Put $J = (a,b) \cap I$, and let $a1$ and $b1$ be the left and right end-points of $J$. (Observe that it is possible that $a1 = 0$ or $b1 = 1$, so J may not be open.) If $J \subset S_n$, then $f$ is a polynomial on $J$, whence $(a,b) \cap X = (a,b) \cap I \cap X = J \cap X = \emptyset$ ($\bot$). Thus, we can choose a point $t \in J - S_n$. Now $t \not \in X$, since $(a,b) \cap X \subset S_n$. Therefore, we can find an interval $(c,d) \ni t$ such that $f$ coincides with a polynomial $p$ on $(c,d) \cap I$. Furthermore, $f = p$ on the closure of $(c,d) \cap I$, which is an interval of the form $[c1,d1] \subset I$. Apply the lemma to $[c1,d1]$ to obtain a maximal interval $[cm,dm]$ having the stated properties. Since $t \not \in S_n$ and considering $p$, we see that $cm \not \in S_n$. Suppose $cm > a1$. Then we have $a \le a1 < cm \le c1 \le t < b$, so $cm \in (a,b)$. From the lemma, $cm \in X$, since $cm > a1 \ge 0$. Thus, $cm \in (a,b) \cap X \subset S_n$ ($\bot$). Therefore, $cm \le a1$. Likewise, $dm \ge b1$. Thus, $f$ is a polynomial on $J \subset [a1,b1] \subset [cm,dm]$, whence, as above, $(a,b) \cap X = \emptyset$ ($\bot$). We are at last forced to conclude that $f$ must indeed be a polynomial on $I$.

Let me add one more solution. It is not really different from the accepted one, but it includes all details. The problem is that a student without sufficient experience will not even see necessity to fill details.

Theorem. If $f\in C^\infty(\mathbb{R})$ and for every $x\in\mathbb{R}$ there is a nonnegative integer $n$ such that $f^{(n)}(x)=0$, then $f$ is a polynomial.

The following exercise shows that the result cannot be to easy.

Exercise. Prove that there is a function $f\in C^{1000}(\mathbb{R})$ which is not a polynomial, but has the property described in the above theorem.

Proof of the theorem. Let $\Omega\subset\mathbb{R}$ be the union of all open intervals $(a,b)\subset\mathbb{R}$ such that $f|_{(a,b)}$ is a polynomial. The set $\Omega$ is open, so $$ \Omega=\bigcup_{i=1}^\infty (a_i, b_i)\, , \qquad \ \ \ \ \ \ \ \ \ \ \ \ \ \ \ \ \ \ \ (1) $$ where $a_i<b_i$ and $(a_i, b_i)\cap (a_j, b_j)\neq\emptyset$ for $i\neq j$. Observe that $f|_{(a_i, b_i)}$ is a polynomial (Why?)*. We want to prove that $\Omega=\mathbb{R}$. First we will prove that $\overline{\Omega}=\mathbb{R}$. To this end it suffices to prove that for any interval $[a,b]$, $a<b$ we have $[a,b]\cap\Omega\neq\emptyset$. Let $$ E_n=\{x\in\mathbb{R}:\, f^{(n)}(x)=0\}\, . $$ The sets $E_n\cap [a,b]$ are closed and $$ [a,b]=\bigcup_{n=0}^\infty E_n\cap [a,b]\, . $$ Since $[a,b]$ is complete, it follows from the Baire theorem that for some $n$ the set $E_n\cap [a,b]$ has nonempty interior (in the topology of $[a,b]$), so there is $(c,d)\subset E_n\cap [a,b]$ such that $f^{(n)}=0$ on $(c,d)$. Accordingly $f$ is a polynomial on $(c,d)$ and hence $$ (c,d)\subset\Omega\cap [a,b]\neq\emptyset. $$ The set $X=\mathbb{R}\setminus\Omega$ is closed and hence complete. It remains to prove that $X=\emptyset$. Suppose not. Observe that every point $x\in X$ is an accumulation point of the set, i.e. there is a sequence $x_i\in X$, $x_i\neq x$, $x_i\to x$. Indeed, otherwise $x$ would be an isolated point, i.e. there would be two intervals $$ (a,x),\, (x,b)\subset\Omega,\ x\not\in\Omega\, . \qquad \ \ \ \ \ \ \ \ \ \ \ \ (2) $$ The function $f$ restricted to each of the two intervals is a polynomial, say of degrees $n_1$ and $n_2$. If $n>\max\{ n_1, n_2\}$, then $f^{(n)}=0$ on $(a,x)\cup (x,b)$. Since $f^{(n)}$ is continuous on $(a,b)$, it must be zero on the entire interval and hence $f$ is a polynomal of degree $\leq n-1$ on $(a,b)$, so $(a,b)\subset\Omega$ which contradicts (2).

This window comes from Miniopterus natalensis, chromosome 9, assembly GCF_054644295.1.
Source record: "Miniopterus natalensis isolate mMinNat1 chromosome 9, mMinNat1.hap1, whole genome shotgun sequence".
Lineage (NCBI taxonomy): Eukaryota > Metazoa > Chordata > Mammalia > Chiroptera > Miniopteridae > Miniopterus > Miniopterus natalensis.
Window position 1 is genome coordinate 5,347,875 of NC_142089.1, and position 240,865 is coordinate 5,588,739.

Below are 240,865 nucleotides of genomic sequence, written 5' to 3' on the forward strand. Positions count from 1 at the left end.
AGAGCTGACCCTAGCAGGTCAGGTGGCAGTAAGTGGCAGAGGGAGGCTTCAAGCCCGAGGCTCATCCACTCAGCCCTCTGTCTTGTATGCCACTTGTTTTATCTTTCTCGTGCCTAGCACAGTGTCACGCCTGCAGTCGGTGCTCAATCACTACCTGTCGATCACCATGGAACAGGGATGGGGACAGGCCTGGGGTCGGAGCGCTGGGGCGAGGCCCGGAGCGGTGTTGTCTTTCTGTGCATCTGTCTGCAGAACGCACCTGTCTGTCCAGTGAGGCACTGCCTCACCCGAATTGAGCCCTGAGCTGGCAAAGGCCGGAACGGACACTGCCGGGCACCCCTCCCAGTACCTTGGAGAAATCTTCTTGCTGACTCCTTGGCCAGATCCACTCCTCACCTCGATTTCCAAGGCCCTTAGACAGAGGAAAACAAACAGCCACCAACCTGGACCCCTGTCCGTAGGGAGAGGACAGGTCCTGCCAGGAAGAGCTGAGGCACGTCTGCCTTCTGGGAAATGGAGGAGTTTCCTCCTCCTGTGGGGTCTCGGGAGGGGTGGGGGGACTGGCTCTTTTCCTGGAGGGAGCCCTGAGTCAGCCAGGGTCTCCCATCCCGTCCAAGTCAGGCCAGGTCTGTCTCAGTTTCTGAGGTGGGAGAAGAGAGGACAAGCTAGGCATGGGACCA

The space $X=\mathbb{R}\setminus\Omega$ is complete. Since $$ X=\bigcup_{n=1}^\infty X\cap E_n\, , $$ the second application of the Baire theorem gives that $X\cap E_n$ has a nonempty interior in the topology of $X$, i.e. there is an interval $(a,b)$ such that $$ X\cap (a,b)\subset X\cap E_n\neq\emptyset\, . \qquad \ \ \ \ \ \ \ \ \ \ \ \ \ (3) $$ Accordingly $f^{(n)}(x)=0$ for all $x\in X\cap (a,b)$. Since for every $x\in X\cap (a,b)$ there is a sequence $x_i\to x$, $x_i\neq x$ such that $f^{(n)}(x_i)=0$ it follows from the definition of the derivative that $f^{(n+1)}(x)=0$ for every $x\in X\cap (a,b)$, and by induction $f^{(m)}(x)=0$ for all $m\geq n$ and all $x\in X\cap (a,b)$.

We will prove that $f^{(n)}=0$ on $(a,b)$. This will imply that $(a,b)\subset\Omega$ which is a contradiction with (3). Since $f^{(n)}=0$ on $X\cap (a,b)=(a,b)\setminus\Omega$ it remains to prove that $f^{(n)}=0$ on $(a,b)\cap\Omega$. To this end it suffices to prove that for any interval $(a_i, b_i)$ that appears in (1) such that $(a_i, b_i)\cap (a,b)\neq\emptyset$, $f^{(n)}=0$ on $(a_i, b_i)$. Since $(a,b)$ is not contained in $(a_i, b_i)$ one of the endpoints belongs to $(a,b)$, say $a_i\in (a,b)$. Clearly $a_i\in X\cap (a,b)$ and hence $f^{(m)}(a_i)=0$ for all $m\geq n$. If $f$ is a polynomial of degree $k$ on $(a_i, b_i)$, then $f^{(k)}$ is a nonzero constant on $(a_i, b_i)$, so $f^{(k)}(a_i)\neq 0$ by continuity of the derivative. Thus $k<n$ and hence $f^{(n)}=0$ on $(a_i,b_i)$. $\Box$

Exercise. As the previous exercise shows the theorem is not true if we only assume that $f\in C^{1000}$. Where did we use in the proof the assumption $f\in C^\infty(\mathbb{R})$?